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Explore The Ways In Which Owen Shows You The Futility Of War In His Poems

1343 words - 5 pages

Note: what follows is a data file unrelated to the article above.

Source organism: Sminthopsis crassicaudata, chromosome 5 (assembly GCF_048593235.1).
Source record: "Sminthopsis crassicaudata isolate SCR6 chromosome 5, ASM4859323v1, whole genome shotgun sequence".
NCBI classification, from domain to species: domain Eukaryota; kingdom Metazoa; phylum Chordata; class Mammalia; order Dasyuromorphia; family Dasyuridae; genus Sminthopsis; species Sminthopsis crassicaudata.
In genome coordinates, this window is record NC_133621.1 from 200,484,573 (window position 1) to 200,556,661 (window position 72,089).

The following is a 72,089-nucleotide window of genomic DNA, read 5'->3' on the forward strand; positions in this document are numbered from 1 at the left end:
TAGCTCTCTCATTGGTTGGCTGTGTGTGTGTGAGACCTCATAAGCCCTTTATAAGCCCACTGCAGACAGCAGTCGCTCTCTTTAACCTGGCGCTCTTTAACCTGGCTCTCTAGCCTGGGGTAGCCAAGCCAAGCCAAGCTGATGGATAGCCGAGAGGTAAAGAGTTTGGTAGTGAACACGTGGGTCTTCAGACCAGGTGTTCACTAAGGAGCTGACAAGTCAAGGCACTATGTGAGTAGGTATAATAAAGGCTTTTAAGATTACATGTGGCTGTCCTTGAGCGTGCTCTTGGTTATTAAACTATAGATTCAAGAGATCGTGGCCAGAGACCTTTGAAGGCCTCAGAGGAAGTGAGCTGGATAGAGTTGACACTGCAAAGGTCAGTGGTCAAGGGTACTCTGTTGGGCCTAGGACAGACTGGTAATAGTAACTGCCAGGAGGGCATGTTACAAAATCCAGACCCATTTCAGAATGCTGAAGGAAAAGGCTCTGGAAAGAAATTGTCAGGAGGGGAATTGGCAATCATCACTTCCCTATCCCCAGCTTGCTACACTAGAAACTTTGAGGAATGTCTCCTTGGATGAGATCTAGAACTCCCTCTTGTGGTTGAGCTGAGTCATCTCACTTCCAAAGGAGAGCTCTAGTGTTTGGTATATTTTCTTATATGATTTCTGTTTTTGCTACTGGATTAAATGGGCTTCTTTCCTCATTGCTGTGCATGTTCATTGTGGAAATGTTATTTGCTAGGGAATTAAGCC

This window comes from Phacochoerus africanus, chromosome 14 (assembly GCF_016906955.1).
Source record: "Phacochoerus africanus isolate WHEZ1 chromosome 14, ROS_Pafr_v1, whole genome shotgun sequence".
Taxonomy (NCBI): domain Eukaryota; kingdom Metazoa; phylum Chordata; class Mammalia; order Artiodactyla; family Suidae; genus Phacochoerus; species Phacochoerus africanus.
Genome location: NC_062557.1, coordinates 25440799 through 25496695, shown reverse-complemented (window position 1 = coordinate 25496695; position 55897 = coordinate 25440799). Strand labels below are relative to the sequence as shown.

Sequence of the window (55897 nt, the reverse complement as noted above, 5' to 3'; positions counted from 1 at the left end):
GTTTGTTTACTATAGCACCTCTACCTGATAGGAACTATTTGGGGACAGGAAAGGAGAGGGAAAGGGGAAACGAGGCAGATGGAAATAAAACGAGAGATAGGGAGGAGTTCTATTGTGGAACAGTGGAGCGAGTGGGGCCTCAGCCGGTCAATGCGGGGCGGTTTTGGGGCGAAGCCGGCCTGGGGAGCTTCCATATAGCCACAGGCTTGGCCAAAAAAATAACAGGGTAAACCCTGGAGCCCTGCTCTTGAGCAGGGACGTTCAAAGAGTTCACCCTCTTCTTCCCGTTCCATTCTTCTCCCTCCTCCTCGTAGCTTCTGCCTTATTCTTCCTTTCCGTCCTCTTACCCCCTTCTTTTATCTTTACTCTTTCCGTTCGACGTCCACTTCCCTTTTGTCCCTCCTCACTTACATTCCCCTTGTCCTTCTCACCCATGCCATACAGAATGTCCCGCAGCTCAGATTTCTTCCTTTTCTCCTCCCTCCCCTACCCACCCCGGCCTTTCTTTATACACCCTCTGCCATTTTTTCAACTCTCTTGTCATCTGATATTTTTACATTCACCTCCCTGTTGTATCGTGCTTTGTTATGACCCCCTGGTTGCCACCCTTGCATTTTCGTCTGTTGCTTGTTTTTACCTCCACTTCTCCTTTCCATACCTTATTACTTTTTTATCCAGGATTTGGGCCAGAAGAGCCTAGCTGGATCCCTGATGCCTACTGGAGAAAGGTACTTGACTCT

'Explore the ways in which Owen shows you the futility of war in his poems'Wilfred Owen was brought up in a very devout household, but it wasn't until he left his mother's house that he became skeptical of the role that the Church played in society. Owen enlisted in the January of 1917 and fought in the Battle of Somme, which was a battle of the First World War fought by the armies of the British and French empires against the German Empire. The battle was one of the largest of World War One in which over 1 million men were wounded or killed making it one of humanity's bloodiest battles, until he suffered shell shock, and was sent to Craiglockhart hospital to recover in May of 1917. While in the hospital, he met Siegfried Sassoon, a fellow poet, who influenced much of Owen's later poetry. While in the hospital Owen experienced horrible nightmares due to the shell shock, and he would use these dreams as inspiration for his poetry. One image plagued his dreams, which was the idea that war was a sort of "mouth of hell," and it was this image that inspired Owen's poem 'Strange Meeting'.Wilfred Owen's main objective when writing his poetry is to shed light on the gruesome and horrific reality of being a soldier, which counters the nationalistic propaganda that depict soldiers as honorable, proud, and heroic. Many soldiers came home mentally and physically disabled, which is the exact opposite of what people expected.The poem 'Futility' opens with an indirect order to move a male body."Move him into the sun"Opening the poem with the word "Move" makes it seem much more personal as if we are there with them. It also sounds like the narrator is emotional about this situation, perhaps frustrated. It also suggests that something is wrong with this person because they can't move themselves. "Him" suggests that it happens a lot as it is a nameless word so the person is not unique and is just one of many which frustrates the narrator because he can't help that fact so he feels futile. By commanding to move someone into "the sun" it suggests that the narrator believes that the sun will help him, almost as if it's the last shred of hope, begging the sun to give this man another chance, to grow old naturally and not die on a battlefield without battling.The second line speaks of how the sun used to gently wake this man."Gently its touch awoke him once,"Opening the second line with the word "Gently" creates great contrast between the first line and second, it gives you an almost surreal feeling, perhaps a distant memory. "Gently" suggests a caring and motherly impression, whereas "Move" is a hard and cold word. Because of the previous line, we know that "Its" means the sun, however followed by "Touch" it's a different sun than in the previous verse, nothing is asking or begging it to help, it's being kind of its own accord, it's been personified. "Awoke him once" concludes the thought of this being a distant memory. The voice at the back of your mind hoping that...

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